Promoting and Advocating for the Broadcasters of Nevada, While Serving the Public

Nevada Broadcasters Association

Trying to stay on top of regulatory developments for broadcasters is difficult even in normal times.  There are always day-to-day obligations that distract from a focus on legal and regulatory questions – and there are so many developments almost every week that we can’t always write about everything that may have occurred.  So we thought that we would introduce a new feature – each weekend providing a list of some of the regulatory actions of importance to broadcasters that occurred in the prior week, with links to where you can go to find more information as to how these actions may affect your operations.

In addition, to provide information on dealing with the FCC during the pandemic, and on the many actions that the FCC has taken during the last 6 weeks – both those dealing with the current crisis and decisions made in processing its normal workload relating to broadcasting – we conducted a webinar last Tuesday on these issues.  You check out that webinar presented to broadcasters across the country, available by clicking on this link.  And here are some of the regulatory actions announced last week of importance to broadcasters that have been announced since then :

  • The Commission held an Open Meeting on April 23 and before and during the meeting acted on three items of interest to broadcasters.  The first item was a Report and Order on LPFM stations that expanded the permissible use of directional antennas, expanded the definition of minor change applications, and allowed LPFM stations to operate boosters.  The Order deferred to a later proceeding a decision on changing the rules for interference between Channel 6 TV stations and noncommercial FM stations operating on the reserved band (Report and Order – and for highlights of the issues in that Order see our Broadcast Law Blog).  The second item was a Notice of Proposed Rulemaking that seeks comment on the possible expansion of television station Video Description obligations (Notice of Proposed Rulemaking).  Finally, the FCC adopted a Report and Order and Further Notice of Proposed Rulemaking that opened use of the 6 GHz band to unlicensed wireless devices.  This move could impact certain broadcast auxiliaries.  (Note: The Report and Order and Further Notice of Proposed Rulemaking has not yet been released – News Release)
  • The FCC adopted a much-anticipated clarification of its Political File Order.  In the Order, the Commission clarified that its Political File Order is limited to requests for the purchase of broadcast time by issue advertisers whose commercials communicate a message relating to any political matter of national importance, not to requests for the purchase of broadcast time by or on behalf of a legally qualified candidate for public office.  Also clarified is the FCC’s intention to apply a standard of reasonableness and good faith decision-making to decisions made by broadcasters in: (1) determining whether, in context, a particular issue ad triggers any disclosure obligations; (2) identifying and disclosing in their online political files the candidates and political matters of national importance that are referenced in each issue ad; and (3) determining when the use of acronyms or other abbreviations in their online political files would be understandable to the general public reviewing the information about issue ads.  (Order on Reconsideration) (Broadcast Law Blog)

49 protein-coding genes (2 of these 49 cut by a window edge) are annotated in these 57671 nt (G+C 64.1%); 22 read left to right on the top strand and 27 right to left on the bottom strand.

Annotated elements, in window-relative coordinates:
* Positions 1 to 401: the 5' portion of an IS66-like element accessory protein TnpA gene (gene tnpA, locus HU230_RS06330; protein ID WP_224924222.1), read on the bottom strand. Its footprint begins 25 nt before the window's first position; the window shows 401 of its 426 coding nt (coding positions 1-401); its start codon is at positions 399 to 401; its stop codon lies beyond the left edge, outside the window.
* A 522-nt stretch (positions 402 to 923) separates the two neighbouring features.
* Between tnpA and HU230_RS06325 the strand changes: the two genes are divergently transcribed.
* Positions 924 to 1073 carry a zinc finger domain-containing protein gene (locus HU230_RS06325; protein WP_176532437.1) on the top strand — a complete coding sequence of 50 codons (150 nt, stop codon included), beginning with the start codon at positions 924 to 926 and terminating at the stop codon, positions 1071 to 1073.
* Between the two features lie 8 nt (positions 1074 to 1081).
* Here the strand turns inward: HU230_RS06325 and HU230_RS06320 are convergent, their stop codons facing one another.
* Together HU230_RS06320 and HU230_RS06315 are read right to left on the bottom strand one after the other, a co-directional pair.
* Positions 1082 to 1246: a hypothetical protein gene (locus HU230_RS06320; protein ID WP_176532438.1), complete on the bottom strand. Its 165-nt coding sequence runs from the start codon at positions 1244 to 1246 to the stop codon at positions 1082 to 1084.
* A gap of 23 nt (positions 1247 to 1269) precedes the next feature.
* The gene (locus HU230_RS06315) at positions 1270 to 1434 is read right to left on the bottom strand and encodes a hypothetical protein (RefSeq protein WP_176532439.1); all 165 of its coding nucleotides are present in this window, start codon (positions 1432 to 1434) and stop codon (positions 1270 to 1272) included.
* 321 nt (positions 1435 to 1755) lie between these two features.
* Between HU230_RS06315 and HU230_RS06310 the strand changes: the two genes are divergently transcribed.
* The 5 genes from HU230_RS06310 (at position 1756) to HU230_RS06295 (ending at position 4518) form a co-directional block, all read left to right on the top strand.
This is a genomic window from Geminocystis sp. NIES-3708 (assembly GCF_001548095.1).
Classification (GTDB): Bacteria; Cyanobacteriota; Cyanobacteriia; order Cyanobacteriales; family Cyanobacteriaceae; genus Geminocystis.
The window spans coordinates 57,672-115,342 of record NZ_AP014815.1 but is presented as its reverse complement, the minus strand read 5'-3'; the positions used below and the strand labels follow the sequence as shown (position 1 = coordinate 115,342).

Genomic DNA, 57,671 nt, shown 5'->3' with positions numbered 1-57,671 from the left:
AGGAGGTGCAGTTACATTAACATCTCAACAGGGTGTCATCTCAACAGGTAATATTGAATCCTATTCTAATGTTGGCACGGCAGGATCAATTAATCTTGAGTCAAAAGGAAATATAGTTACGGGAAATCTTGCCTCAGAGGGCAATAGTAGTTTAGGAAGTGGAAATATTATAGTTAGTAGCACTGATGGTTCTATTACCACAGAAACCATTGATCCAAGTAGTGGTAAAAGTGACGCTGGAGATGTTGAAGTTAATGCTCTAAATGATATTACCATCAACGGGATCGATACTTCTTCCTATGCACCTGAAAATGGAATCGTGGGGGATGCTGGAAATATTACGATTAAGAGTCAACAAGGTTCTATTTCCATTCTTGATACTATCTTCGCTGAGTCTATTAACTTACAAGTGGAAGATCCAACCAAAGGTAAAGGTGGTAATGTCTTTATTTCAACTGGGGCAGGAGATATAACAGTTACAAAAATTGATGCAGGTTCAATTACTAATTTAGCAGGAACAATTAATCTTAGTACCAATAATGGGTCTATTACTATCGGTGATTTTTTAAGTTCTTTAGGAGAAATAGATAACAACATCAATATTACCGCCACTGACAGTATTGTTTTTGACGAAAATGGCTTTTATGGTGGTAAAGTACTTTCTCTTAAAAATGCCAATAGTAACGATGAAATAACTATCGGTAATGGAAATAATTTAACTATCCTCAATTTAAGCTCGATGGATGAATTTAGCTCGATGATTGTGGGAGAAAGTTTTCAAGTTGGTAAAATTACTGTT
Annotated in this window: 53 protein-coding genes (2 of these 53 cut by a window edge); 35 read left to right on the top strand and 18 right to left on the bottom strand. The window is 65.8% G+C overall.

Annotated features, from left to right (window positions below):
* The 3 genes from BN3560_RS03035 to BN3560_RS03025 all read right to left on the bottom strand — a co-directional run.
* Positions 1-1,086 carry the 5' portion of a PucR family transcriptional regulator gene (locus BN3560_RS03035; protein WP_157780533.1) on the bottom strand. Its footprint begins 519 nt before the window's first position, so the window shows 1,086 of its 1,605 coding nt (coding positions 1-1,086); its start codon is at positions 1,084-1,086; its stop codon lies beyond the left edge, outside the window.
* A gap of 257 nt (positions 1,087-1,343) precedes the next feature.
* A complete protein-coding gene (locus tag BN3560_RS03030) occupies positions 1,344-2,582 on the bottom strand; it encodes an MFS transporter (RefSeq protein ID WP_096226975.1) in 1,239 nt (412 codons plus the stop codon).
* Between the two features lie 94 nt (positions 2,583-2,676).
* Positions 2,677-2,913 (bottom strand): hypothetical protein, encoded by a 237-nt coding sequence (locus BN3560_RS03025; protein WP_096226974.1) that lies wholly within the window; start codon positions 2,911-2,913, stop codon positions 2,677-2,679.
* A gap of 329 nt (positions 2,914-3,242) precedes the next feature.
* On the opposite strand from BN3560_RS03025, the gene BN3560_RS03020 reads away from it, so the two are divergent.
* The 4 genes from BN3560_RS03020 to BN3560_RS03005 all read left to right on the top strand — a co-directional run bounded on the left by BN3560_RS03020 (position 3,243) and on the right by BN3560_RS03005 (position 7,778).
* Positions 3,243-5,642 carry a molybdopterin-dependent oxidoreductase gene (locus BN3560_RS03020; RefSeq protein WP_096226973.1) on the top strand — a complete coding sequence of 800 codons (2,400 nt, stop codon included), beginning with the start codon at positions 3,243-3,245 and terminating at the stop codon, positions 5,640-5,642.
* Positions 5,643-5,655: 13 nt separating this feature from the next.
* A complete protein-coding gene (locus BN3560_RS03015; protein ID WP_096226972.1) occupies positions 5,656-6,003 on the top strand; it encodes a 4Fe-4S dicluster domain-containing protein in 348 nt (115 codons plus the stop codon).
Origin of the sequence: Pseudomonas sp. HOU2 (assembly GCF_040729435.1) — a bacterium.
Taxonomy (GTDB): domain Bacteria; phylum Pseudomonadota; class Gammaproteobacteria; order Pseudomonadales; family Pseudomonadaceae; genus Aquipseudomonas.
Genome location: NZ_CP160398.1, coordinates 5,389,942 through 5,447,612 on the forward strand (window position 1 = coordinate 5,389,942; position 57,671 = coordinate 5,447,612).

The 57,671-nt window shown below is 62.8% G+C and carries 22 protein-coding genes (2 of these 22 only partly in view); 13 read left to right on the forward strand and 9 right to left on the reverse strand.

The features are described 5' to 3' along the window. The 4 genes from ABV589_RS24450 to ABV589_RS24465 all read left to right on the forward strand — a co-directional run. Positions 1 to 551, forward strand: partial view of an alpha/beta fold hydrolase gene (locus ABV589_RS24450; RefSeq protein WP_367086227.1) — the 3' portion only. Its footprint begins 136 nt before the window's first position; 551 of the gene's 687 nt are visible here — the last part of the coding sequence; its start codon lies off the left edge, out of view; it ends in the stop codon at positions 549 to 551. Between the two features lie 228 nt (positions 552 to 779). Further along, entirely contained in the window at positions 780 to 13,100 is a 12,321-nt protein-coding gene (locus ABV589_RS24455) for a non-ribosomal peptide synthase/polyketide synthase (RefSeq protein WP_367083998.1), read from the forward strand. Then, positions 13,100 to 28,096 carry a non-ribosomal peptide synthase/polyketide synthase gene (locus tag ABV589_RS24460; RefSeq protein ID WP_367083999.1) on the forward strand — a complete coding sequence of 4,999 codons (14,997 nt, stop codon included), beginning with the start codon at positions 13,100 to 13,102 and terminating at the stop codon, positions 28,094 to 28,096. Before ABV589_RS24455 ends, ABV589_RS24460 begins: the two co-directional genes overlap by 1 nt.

• The FCC released a Public Notice announcing the procedures for the 2020-23 television license renewal cycle.  The Notice covers familiar territory like reminding licensees of their online public file, local public notice, and EEO report filing obligations.  The Commission notes that Schedule 303-S largely remains the same as it has in the past but includes changes to the Children’s TV Programming and ownership questions.  (Public Notice) (Broadcast Law Blog)
  • The Commission released the agenda for the May 13 Open Meeting, with two items for consideration that will interest broadcasters.  The first is a media modernization item that proposes to modernize and simplify the written and on-air public notices broadcasters must provide on the filing of certain applications.  (Second Report and Order)  The second deals with 2020 regulatory fees.  In the draft FCC action, the Commission would not adopt proposals by VHF licensees to reduce their regulatory fees to account for signal limitations and degradation.  The Commission also seeks comment on its proposal to assess 2020 fees for full-power TV stations based on the population covered by the station’s contour and on the other regulatory fees it would collect later this year.  Stations can find their proposed fee in Appendix G.  (Report and Order and Notice of Proposed Rulemaking)
  • The Media Bureau announced an update to the commercial radio station license renewal form adding a question that asks stations to certify compliance with the Commission’s ownership rules in section 73.3555.  This update discards an interim procedure put in place last year after the Third Circuit Court of Appeals rejected the FCC’s ownership rule changes.  (Public Notice) (Broadcast Law Blog)
  • The chief of the FCC’s Public Safety and Homeland Security Bureau emailed EAS participants a reminder to secure their EAS devices, warning that these devices are vulnerable to hacking if not properly secured.  The Notice refers all EAS Participants to review best practices for securing their EAS systems contained in the 2015 Communications Security, Reliability and Interoperability Council IV, Working Group 3, Emergency Alert System (EAS) Subcommittee, Final Report, and in the 2014 Communications Security, Reliability and Interoperability Council IV, Working Group 3, Emergency Alert System (EAS) Subcommittee, Initial Report.

Courtesy Broadcast Law Blog